Wireline Issue 45 - Summer 2019

S ubsea wells are a paradox – at least according to Helix Energy Solutions Group’s David Carr. They are in general among the most expensive wells in the world to drill, often in the harshest of environments and most remote areas of the world. “The paradox,” Carr explains, “is that although they are typically very prolific, they generally have the lowest recovery factor, primarily due to the fact that intervening on such wells is incredibly expensive, as it traditionally requires a large deepwater drilling unit to gain well access for such work.” The topic is a timely one, not just as the industry begins in earnest to grapple with the extent of decommissioning on the UK Continental Shelf (UKCS) – where subsea wells make up around 40% of the well stock expected to be decommissioned over the next decade – but in extending field life through workovers as well. Reducing the complexity and expense of subsea intervention operations is therefore critical to lowering operating expenditure and improving recovery over the long term. Rigless well intervention, in which smaller vessels and light well access technology are used to perform well operations, avoiding the need for a larger drillship or rig and associated riser pipework, is a key enabling technology. Helix Energy Solutions Group (ESG) is a pioneer in this field. The company made its entrance into the UK North Sea when it performed the world’s first riserless well intervention operation from the dive vessel MSV Seawell at the BP-operated Magnus field in 1987. This ground-breaking project paved the way for a whole new industry to arise – developing vessels, equipment and techniques to economically enhance, repair and ultimately decommission subsea wells. Following Helix’s advances in the light well intervention field, companies like TechnipFMC, in partnership with Island Offshore and Altus Intervention, have expanded the use of riserless light well intervention vessels (LWIV) using similar technologies. Helix however, has remained at the forefront, and still operates two vessels in the UK with unique characteristics – both the MSV Seawell and Well Enhancer LWIVs are capable of conducting well interventions using riserless technology while simultaneously performing saturation diving operations, an activity that is often essential with older subsea tree infrastructure. Carr, a senior vice president at Helix Well Ops UK, adds: “Many of these North Sea trees have been producing since the 1980s and in many cases are past their design life. Working them over with a rig would mean landing over 150 tonnes of [blow-out preventer] BOP and marine riser onto them, which is generally impossible. A riserless package – weighing from just 30 tonnes – combined with diving support is often the only way to maximise economic recovery from these older assets.”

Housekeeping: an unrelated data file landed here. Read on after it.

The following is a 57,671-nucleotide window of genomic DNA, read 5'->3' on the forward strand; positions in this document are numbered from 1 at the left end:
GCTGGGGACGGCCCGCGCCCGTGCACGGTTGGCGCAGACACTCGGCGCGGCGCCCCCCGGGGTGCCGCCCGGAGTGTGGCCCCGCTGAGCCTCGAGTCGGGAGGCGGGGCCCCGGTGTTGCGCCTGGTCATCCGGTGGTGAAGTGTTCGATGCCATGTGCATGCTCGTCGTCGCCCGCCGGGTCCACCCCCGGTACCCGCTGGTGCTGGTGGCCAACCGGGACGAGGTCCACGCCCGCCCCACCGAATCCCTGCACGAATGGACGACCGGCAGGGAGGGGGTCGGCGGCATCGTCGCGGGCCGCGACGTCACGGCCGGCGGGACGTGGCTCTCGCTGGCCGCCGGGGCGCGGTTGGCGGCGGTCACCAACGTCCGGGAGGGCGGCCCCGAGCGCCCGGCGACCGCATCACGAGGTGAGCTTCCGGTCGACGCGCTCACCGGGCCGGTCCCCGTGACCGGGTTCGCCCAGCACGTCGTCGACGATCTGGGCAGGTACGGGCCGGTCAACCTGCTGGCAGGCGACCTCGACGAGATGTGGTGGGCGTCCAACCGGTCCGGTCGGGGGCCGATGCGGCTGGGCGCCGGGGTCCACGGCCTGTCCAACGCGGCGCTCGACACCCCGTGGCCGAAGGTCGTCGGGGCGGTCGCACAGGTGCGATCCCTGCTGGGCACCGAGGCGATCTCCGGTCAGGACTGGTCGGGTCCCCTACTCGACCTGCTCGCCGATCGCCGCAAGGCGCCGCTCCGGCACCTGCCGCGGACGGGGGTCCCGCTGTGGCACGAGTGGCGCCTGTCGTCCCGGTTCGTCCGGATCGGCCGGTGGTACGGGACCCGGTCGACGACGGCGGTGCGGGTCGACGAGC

Join the Q Although its name may have been made in the North Sea, much of Helix’s recent expansion has been concentrated in the US Gulf of Mexico and Brazil. It was this environment that spurred the development of its Intervention Riser System (IRS) for deepwater operations, where asphaltene production from high-volume wells frequently requires the deployment of coiled tubing to enter wells to clear blockages. Deployment of the IRS also led to the development and construction of the world’s first dedicated rigless intervention vessel, the Q4000 (the same vessel that would later cap the Macondo well following the Deepwater Horizon disaster). This in turn led Helix to develop Brazil’s first dedicated rigless intervention vessels, the sister ships Siem Helix 1 and 2, currently under a multi-year contract for Brazil’s Petrobras. The national oil company recently awarded Helix with the ‘2018 Supplier of the Year Award for Operation of Maritime Rigs’ – a notable achievement for the team in the first year for which they were eligible. While Helix has expanded global operations, the Seawell and Well Enhancer have remained stalwarts of the North Sea sector, Carr notes, the former undergoing a £58 million refit in 2016. More than 30 years on, the innovation that started at Magnus in 1987 will come full circle when Helix intends to introduce its new riser-based intervention vessel, the Q7000. “This is a culmination of the technologies and learning from across the world, distilled into a unit that is conceived and specified for the North Sea,” he continues. “We created a vessel that can take on the well access challenges of the west of Shetland zone, as well as being able to deal with central North Sea environments down to just 80m.” “This is a culmination of the technologies and learning from across the world, distilled into a unit that is conceived and specified for the North Sea.”

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